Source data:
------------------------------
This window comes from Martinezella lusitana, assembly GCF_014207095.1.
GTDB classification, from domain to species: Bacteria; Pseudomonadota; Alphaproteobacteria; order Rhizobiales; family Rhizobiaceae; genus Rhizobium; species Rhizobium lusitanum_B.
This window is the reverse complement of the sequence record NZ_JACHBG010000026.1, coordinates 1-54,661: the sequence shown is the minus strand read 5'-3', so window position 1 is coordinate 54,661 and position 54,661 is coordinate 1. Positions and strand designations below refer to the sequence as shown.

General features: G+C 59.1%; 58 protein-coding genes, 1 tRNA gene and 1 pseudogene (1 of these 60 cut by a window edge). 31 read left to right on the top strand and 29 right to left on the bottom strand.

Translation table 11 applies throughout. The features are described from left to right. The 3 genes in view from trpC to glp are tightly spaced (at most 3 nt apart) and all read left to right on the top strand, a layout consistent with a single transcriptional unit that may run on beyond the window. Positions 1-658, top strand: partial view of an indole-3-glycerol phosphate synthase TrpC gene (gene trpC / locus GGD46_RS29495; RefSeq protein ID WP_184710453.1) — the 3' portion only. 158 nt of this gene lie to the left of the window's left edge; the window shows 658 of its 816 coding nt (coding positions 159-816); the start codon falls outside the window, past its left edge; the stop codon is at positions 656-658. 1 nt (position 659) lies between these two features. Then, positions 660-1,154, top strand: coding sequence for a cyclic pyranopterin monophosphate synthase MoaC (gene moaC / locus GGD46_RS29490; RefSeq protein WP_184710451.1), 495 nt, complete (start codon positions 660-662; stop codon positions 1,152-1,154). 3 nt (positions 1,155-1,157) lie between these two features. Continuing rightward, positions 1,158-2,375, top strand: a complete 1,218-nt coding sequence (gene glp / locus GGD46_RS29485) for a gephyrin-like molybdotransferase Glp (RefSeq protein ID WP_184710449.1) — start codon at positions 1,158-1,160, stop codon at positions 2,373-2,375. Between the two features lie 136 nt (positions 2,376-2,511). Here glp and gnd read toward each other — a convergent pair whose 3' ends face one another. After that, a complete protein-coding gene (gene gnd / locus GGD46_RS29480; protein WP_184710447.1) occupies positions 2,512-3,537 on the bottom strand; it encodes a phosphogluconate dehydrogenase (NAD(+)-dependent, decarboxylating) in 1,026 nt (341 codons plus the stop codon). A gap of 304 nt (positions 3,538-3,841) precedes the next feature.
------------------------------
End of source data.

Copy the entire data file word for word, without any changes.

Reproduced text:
This window comes from Martinezella lusitana, assembly GCF_014207095.1.
GTDB classification, from domain to species: Bacteria; Pseudomonadota; Alphaproteobacteria; order Rhizobiales; family Rhizobiaceae; genus Rhizobium; species Rhizobium lusitanum_B.
This window is the reverse complement of the sequence record NZ_JACHBG010000026.1, coordinates 1-54,661: the sequence shown is the minus strand read 5'-3', so window position 1 is coordinate 54,661 and position 54,661 is coordinate 1. Positions and strand designations below refer to the sequence as shown.

General features: G+C 59.1%; 58 protein-coding genes, 1 tRNA gene and 1 pseudogene (1 of these 60 cut by a window edge). 31 read left to right on the top strand and 29 right to left on the bottom strand.

Translation table 11 applies throughout. The features are described from left to right. The 3 genes in view from trpC to glp are tightly spaced (at most 3 nt apart) and all read left to right on the top strand, a layout consistent with a single transcriptional unit that may run on beyond the window. Positions 1-658, top strand: partial view of an indole-3-glycerol phosphate synthase TrpC gene (gene trpC / locus GGD46_RS29495; RefSeq protein ID WP_184710453.1) — the 3' portion only. 158 nt of this gene lie to the left of the window's left edge; the window shows 658 of its 816 coding nt (coding positions 159-816); the start codon falls outside the window, past its left edge; the stop codon is at positions 656-658. 1 nt (position 659) lies between these two features. Then, positions 660-1,154, top strand: coding sequence for a cyclic pyranopterin monophosphate synthase MoaC (gene moaC / locus GGD46_RS29490; RefSeq protein WP_184710451.1), 495 nt, complete (start codon positions 660-662; stop codon positions 1,152-1,154). 3 nt (positions 1,155-1,157) lie between these two features. Continuing rightward, positions 1,158-2,375, top strand: a complete 1,218-nt coding sequence (gene glp / locus GGD46_RS29485) for a gephyrin-like molybdotransferase Glp (RefSeq protein ID WP_184710449.1) — start codon at positions 1,158-1,160, stop codon at positions 2,373-2,375. Between the two features lie 136 nt (positions 2,376-2,511). Here glp and gnd read toward each other — a convergent pair whose 3' ends face one another. After that, a complete protein-coding gene (gene gnd / locus GGD46_RS29480; protein WP_184710447.1) occupies positions 2,512-3,537 on the bottom strand; it encodes a phosphogluconate dehydrogenase (NAD(+)-dependent, decarboxylating) in 1,026 nt (341 codons plus the stop codon). A gap of 304 nt (positions 3,538-3,841) precedes the next feature.